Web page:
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Copyright vEsti24
May 22 2013
Marine Debris Awareness Gets Second Symbol PDF Print E-mail
Wednesday, 22 May 2013

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    It’s been about a year since Ophelia, the marine debris octopus, was built by Kodiak High School art students. The sculpture, which now resides in the Alaska SeaLife Center in Seward, was constructed using items collected from Kodiak beaches by Island Trails Network employees. She’s become a mascot for marine debris clean up, and a vivid example of how much flotsam and jetsam is circulating the world’s oceans. But she won’t be the only example for long. As KMXT’s Brianna Gibbs reports, Kodiak’s young artists are at it again.  



        Ophelia’s new friend is basically made of her leftovers, or better yet, her hand-me-downs. Plastics, portions of fishing nets, and other marine debris that wasn’t used on the 400 pound octopus, is now scattered about the art room at Kodiak High School. For the past month, students have been using the materials to construct Kodiak’s second sea-inspired sculpture – a giant fish.
--    (Salmon Sculpture 1        :03        “There’s an aluminum armature underneath all the plastic. And that’s lightweight and it’s strong and it won’t rust.”)
    That’s art teacher Bonnie Dillard, who said the dad of one of her students built and donated the fish’s aluminum frame. Students in Dillard’s art classes drilled holes in various debris items, and then wired dozens of them onto sheets of chicken wire.
--    (Salmon Sculpture 2        :16        “So this is a panel and you can see, so we take the wire and we put it around here and then we just twist it around the back, like so. And this is what makes a lovey, dovey panel.”)
    Junior Sonja Reed-Vigil said the panels, which are arranged in shades of blues, greens and whites, were then attached to the fish’s frame.
--    (Salmon Sculpture  3        :21        “OK, so right now I’m taking these two wires together and making them here. I’m going to stick it all the way through and wrap it around both of the wires to connect them. And you want to wrap it around. And then you take the thing you use to twist it, it’s a metal tool,  and you twist it around, like so.”)
--    (Salmon Sculpture  4        :10        “What I really want to take from this is I really hope it sends a message to everyone that our consumption really is affecting everything and that they really think about it and stop using so much.”)
--    (Salmon Sculpture  5        :08        “I’ve noticed that the more we do this I keep trying to fit as much plastic everywhere, because hopefully the more plastic we use, it will be in here instead of out there.”)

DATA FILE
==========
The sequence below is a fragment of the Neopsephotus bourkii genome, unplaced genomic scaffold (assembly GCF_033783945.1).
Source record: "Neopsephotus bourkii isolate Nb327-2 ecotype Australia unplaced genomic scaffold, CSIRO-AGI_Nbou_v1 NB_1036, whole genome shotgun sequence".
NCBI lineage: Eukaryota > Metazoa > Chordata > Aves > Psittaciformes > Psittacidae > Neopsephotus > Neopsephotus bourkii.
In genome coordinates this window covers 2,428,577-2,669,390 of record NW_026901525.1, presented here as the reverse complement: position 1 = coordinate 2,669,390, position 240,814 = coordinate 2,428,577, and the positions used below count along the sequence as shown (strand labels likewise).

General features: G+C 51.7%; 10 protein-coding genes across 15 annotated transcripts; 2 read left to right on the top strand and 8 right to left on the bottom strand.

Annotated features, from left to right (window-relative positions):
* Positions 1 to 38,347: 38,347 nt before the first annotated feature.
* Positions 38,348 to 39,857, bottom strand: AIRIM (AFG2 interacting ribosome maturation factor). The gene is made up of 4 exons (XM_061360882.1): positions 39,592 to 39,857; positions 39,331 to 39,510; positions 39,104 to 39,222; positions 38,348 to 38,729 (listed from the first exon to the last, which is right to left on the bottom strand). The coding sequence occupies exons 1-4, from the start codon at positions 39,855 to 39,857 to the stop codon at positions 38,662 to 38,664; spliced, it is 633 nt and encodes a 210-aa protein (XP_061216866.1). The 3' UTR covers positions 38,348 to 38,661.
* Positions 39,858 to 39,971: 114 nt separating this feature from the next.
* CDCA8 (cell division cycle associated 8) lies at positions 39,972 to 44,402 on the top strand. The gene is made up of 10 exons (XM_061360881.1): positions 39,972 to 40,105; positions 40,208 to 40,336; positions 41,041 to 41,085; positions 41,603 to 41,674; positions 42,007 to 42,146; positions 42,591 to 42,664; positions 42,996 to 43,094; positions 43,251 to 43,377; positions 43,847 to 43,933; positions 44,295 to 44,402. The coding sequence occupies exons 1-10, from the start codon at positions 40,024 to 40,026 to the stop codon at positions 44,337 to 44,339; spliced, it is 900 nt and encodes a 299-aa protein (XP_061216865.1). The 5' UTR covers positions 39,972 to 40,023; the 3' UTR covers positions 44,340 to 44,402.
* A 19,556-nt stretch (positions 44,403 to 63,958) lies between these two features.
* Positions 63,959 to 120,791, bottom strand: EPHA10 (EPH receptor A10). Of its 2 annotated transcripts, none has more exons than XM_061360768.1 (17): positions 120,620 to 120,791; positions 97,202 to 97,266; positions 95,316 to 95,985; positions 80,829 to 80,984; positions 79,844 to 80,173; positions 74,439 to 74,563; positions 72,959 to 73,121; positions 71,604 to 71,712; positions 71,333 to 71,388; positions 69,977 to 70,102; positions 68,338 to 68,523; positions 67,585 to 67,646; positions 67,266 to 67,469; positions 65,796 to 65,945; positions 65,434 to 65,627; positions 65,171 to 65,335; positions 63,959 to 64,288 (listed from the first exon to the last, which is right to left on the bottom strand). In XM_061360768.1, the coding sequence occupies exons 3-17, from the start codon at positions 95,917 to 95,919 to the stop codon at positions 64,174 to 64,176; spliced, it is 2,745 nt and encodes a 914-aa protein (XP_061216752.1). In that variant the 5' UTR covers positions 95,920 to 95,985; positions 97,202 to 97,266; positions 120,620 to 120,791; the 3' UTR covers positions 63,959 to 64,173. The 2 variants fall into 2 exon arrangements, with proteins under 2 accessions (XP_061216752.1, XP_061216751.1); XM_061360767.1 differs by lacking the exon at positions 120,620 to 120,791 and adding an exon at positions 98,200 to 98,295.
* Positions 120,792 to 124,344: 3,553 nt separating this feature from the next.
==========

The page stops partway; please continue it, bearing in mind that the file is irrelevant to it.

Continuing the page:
--    (Salmon Sculpture  6        :36        “As far as the students, when you tell them that all the materials they’re working with were found on local beaches or in the ocean, what are they’re reactions? Well they’re very surprised, and especially when we had those huge bags that had even more. I mean right now we’ve just got the leftovers from last year. And then as elementary students would come into the classroom to see the process, they were shocked. What is that made of? It’s all, you know, trash from the ocean. There’s that much in the ocean? They are shocked.”)
    The fish doesn’t have a name yet, but Dillard said it’s in the works.
--    (Salmon Sculpture  8        :22        “So is that the list of names over there? So Dory, of course. And then they played around with the words, and came up with Plash. Like plastic and splash. And Garbish, Garbish and fish. So we’re still deciding on the name.”)
    Another option – the Alutiiq word for salmon.
--    (Salmon Sculpture  9        :01        “Alutiiq pronunciation...”)
    This new sculpture, whatever they decide to call it, won’t be joining Ophelia in Seward. Instead, the salmon will remain in Kodiak, and serve as a local reminder to be good stewards of the environment.   
--    (Salmon Sculpture  10        :13        “It’s not just a cool piece of art. It’s a piece that once you get up and start looking at it, you see items that we all use in our everyday lives. And hopefully make the connection that we really need to be aware.”)
--    (Salmon Sculpture 11        :09        “Well of course all art you do has a meaning, but I’ve never really done one purposely to send a message. So I’m really happy I’m a part of this.”)
    If all plastic drilling and wire twisting goes according to plan, Dillard said the hope is to unveil the completed sculpture this Saturday, as part of the 2013 Kodiak Crab Festival.
    Reporting in Kodiak, I’m Brianna Gibbs.

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